New York Illustrated – As It Was 150 Years Ago – Part II

More New York Illustrations From Around 1870

Part II – Familiar Names – Vanished Sites

New York And Its Institutions book cover 1871We continue our look at New York of 150 years ago from Reverend J.F. Richmond’s New York and Its Institutions 1609-1871 (E.B. Treat; 1871).

The names may be familiar, but possibly not the building or site.

While Central Park has remained a constant presence in New York City for over 160 years, it has constantly changed.

There were always developers looking to infringe upon the park with buildings and schemes. A fair portion of Central Park has managed to keep its original spirit, but many of its early additions have changed or no longer exist.

 Central Park

Children's playground Central Park 1870 playing baseballThe Children’s Playground in Central Park. There was no “Great Lawn” when Central Park was built. The Great Lawn opened in 1937, the result of filling in one of the two receiving reservoirs located within the park. The Central Park Playground seen above is an open field where children can play within its great expanse. This section was located in the southern end of the park, now site of the Heckscher playground and ballfields. Continue reading

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New York Illustrated – As It Was 150 Years Ago – Part I

Illustrations Of New York As Seen By Artists Around 1870

Part I – Demolished & Mostly Forgotten

Intersection Fifth Ave and Broadway at 23rd St looking north 1870

Intersection of Broadway and Fifth Avenue looking north towards the Worth Monument with The Fifth Avenue Hotel on the left (c. 1870)

Demolition of anything old  goes on every day without regard for New York’s history. I believe a day will come when all the pre-20th century buildings not given landmark protection will be gone. Demolished in the name of progress. Real estate values rule, not history values. That’s always been the way of New York.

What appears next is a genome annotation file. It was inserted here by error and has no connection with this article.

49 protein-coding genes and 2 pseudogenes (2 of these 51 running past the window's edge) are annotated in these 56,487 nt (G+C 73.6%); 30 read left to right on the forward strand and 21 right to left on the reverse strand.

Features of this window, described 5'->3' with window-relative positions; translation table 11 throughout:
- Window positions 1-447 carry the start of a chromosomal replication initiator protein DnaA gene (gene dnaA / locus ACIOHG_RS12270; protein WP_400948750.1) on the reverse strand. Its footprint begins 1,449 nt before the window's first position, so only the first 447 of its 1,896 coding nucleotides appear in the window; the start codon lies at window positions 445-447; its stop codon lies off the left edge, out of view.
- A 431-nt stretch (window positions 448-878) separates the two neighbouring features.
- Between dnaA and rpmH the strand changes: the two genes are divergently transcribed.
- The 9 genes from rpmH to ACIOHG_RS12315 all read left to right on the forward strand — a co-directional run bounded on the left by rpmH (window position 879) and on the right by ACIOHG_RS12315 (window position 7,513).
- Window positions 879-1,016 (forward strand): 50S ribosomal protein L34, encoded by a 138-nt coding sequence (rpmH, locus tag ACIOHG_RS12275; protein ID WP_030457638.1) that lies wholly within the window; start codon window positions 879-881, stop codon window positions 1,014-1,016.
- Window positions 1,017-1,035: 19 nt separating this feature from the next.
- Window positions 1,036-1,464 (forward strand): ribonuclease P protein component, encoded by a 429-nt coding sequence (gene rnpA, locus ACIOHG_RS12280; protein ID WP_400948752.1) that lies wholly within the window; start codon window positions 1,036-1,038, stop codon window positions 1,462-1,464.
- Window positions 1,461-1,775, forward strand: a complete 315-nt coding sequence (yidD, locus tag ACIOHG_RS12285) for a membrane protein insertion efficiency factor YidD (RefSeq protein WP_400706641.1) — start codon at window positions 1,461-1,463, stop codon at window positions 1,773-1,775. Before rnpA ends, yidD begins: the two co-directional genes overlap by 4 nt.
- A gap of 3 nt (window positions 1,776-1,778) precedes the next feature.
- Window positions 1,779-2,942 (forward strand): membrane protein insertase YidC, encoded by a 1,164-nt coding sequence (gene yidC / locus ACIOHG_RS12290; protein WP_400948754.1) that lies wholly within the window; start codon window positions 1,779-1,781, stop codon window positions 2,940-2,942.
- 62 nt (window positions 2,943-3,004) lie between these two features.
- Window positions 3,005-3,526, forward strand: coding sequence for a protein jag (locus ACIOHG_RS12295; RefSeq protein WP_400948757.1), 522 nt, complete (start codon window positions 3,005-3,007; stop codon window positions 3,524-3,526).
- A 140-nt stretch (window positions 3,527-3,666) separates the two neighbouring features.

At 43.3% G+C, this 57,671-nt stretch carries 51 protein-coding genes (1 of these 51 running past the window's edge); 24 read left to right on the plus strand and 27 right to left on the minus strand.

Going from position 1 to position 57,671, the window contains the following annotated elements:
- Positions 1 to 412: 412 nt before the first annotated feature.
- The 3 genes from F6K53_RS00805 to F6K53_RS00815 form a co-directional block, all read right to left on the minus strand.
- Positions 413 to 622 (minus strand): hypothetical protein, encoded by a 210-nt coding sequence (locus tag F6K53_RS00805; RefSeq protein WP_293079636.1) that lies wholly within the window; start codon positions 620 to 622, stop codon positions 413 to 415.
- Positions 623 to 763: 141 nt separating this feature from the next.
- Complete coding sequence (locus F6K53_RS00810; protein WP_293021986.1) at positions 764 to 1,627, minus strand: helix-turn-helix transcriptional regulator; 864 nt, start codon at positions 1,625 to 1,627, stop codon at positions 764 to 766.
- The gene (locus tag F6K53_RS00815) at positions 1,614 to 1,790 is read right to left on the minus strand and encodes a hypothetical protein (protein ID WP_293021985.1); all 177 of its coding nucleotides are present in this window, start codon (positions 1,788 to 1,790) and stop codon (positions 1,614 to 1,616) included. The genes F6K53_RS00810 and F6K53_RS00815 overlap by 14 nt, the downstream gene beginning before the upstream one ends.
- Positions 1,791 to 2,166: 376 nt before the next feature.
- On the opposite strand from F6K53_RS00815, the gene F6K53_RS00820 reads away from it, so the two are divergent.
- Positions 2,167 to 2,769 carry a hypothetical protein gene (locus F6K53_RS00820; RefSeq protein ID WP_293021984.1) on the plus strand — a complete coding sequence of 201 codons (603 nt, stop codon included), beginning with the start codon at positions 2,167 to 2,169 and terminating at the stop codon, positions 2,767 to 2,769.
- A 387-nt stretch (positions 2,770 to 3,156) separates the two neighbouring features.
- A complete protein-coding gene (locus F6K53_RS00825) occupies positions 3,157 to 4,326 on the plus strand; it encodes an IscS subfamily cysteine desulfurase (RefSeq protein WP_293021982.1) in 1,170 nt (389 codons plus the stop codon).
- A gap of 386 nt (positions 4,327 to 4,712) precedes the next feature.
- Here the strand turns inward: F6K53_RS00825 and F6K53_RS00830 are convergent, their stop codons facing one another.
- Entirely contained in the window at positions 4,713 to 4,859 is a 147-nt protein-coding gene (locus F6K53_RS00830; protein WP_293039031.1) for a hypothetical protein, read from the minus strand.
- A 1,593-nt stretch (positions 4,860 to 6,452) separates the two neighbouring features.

When a historic structure like The St. Denis Hotel is obliterated instead of renovated it is a shame.

I see more and more ordinary tenement and commercial buildings falling at an astonishing rate. So I look around trying to see vestiges of things my great-grandparents might have known and been familiar with.

What did they see?

Recently I took out my copy of Reverend J.F. Richmond’s New York and Its Institutions 1609-1871 (E.B. Treat; 1871) and started to re-read it. I had forgotten how many excellent illustrations were in the book. Belying the name, New York and Its Institutions is not solely focused only upon hospitals, asylum, charity and worship facilities. The book thoroughly covers other important sites and buildings with their respective histories. Though it was not written as a guide book, it essentially is one.

What my ancestors saw were these historic buildings which are now not even memories to most New Yorkers, most having been taken down over a hundred years ago,

Let’s take a look at what New York City looked like around 1871 and take in what the visitor and native New Yorker would have seen.

Part I – Buildings No Longer In Existence

Very few lamented the loss of the old Post Office at the corner of Nassau and Liberty Street – — until they saw what replaced it in 1875.

The modest Police Department headquarters at 300 Mulberry Street was replaced in 1909 by a grand structure on Broome and Centre Streets.

Wilson's industrial school for girls 1870 new york Wilson’s Mission House or Industrial School For Girls at 27-29 Avenue A corner of St. Mark’s Place across from Tompkins Square Park.